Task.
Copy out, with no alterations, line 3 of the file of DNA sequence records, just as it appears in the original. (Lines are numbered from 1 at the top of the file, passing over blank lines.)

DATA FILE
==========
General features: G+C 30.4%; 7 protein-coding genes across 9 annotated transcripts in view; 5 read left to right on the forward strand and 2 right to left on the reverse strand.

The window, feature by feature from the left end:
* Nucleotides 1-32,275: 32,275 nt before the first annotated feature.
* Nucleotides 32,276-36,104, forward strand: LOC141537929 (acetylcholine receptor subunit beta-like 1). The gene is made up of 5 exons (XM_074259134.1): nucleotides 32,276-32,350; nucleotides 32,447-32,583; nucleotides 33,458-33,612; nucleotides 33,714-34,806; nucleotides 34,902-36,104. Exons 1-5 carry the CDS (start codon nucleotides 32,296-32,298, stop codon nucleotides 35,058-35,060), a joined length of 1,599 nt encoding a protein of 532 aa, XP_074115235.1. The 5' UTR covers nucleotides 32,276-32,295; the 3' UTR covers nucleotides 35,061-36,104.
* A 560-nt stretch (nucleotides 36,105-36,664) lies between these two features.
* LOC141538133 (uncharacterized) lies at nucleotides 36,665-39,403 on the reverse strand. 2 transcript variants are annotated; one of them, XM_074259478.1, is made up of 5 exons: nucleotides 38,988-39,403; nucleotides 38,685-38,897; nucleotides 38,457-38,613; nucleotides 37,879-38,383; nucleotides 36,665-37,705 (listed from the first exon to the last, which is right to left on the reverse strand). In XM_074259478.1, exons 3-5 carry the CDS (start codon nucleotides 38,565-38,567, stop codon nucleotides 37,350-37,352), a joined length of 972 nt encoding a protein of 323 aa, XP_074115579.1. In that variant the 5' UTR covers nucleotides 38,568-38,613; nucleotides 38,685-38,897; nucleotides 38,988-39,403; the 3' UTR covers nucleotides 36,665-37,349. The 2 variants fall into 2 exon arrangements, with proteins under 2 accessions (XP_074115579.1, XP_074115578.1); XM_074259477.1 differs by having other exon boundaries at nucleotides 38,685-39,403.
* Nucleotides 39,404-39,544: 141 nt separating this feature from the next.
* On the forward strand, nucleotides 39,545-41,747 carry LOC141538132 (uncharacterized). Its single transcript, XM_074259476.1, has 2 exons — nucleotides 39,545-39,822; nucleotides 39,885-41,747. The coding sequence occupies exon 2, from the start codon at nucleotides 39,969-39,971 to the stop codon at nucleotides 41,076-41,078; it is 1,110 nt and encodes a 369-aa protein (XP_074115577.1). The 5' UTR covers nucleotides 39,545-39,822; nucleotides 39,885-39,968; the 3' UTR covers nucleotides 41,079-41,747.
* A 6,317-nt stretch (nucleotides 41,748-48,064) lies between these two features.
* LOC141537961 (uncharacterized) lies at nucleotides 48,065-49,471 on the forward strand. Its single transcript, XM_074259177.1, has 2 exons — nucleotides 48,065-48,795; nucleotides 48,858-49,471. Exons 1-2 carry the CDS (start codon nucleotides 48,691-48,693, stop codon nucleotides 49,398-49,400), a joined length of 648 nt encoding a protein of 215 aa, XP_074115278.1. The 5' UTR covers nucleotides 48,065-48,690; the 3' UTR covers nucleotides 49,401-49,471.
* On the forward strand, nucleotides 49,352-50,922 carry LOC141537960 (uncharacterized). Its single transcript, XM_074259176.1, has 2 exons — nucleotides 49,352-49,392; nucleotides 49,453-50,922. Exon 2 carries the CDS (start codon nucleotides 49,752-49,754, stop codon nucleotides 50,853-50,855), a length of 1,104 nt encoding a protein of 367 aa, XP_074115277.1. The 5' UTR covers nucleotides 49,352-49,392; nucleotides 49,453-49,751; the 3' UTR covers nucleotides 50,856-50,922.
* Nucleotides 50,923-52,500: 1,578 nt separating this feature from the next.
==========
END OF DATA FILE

* Nucleotides 1-32,275: 32,275 nt before the first annotated feature.